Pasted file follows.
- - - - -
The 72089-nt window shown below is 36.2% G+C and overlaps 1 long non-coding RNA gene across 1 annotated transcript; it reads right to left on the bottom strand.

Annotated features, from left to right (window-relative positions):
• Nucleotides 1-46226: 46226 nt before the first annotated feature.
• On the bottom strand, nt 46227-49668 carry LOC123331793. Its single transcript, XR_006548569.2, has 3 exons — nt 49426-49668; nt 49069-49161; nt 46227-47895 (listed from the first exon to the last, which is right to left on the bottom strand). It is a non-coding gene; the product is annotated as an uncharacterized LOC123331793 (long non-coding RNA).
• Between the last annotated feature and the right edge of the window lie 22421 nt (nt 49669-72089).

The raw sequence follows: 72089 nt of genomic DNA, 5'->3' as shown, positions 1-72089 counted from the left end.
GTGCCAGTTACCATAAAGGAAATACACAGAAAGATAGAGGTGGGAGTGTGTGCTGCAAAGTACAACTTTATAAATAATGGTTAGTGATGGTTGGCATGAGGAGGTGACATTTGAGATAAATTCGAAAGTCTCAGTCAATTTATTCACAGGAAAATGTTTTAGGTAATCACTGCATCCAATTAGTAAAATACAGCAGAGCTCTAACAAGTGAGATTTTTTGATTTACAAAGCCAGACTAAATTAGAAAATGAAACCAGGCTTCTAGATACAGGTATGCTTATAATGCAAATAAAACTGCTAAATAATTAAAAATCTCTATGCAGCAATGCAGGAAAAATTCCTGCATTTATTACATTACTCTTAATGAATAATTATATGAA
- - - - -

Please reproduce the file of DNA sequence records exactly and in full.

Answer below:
The 72089-nt window shown below is 36.2% G+C and overlaps 1 long non-coding RNA gene across 1 annotated transcript; it reads right to left on the bottom strand.

Annotated features, from left to right (window-relative positions):
• Nucleotides 1-46226: 46226 nt before the first annotated feature.
• On the bottom strand, nt 46227-49668 carry LOC123331793. Its single transcript, XR_006548569.2, has 3 exons — nt 49426-49668; nt 49069-49161; nt 46227-47895 (listed from the first exon to the last, which is right to left on the bottom strand). It is a non-coding gene; the product is annotated as an uncharacterized LOC123331793 (long non-coding RNA).
• Between the last annotated feature and the right edge of the window lie 22421 nt (nt 49669-72089).

The raw sequence follows: 72089 nt of genomic DNA, 5'->3' as shown, positions 1-72089 counted from the left end.
GTGCCAGTTACCATAAAGGAAATACACAGAAAGATAGAGGTGGGAGTGTGTGCTGCAAAGTACAACTTTATAAATAATGGTTAGTGATGGTTGGCATGAGGAGGTGACATTTGAGATAAATTCGAAAGTCTCAGTCAATTTATTCACAGGAAAATGTTTTAGGTAATCACTGCATCCAATTAGTAAAATACAGCAGAGCTCTAACAAGTGAGATTTTTTGATTTACAAAGCCAGACTAAATTAGAAAATGAAACCAGGCTTCTAGATACAGGTATGCTTATAATGCAAATAAAACTGCTAAATAATTAAAAATCTCTATGCAGCAATGCAGGAAAAATTCCTGCATTTATTACATTACTCTTAATGAATAATTATATGAA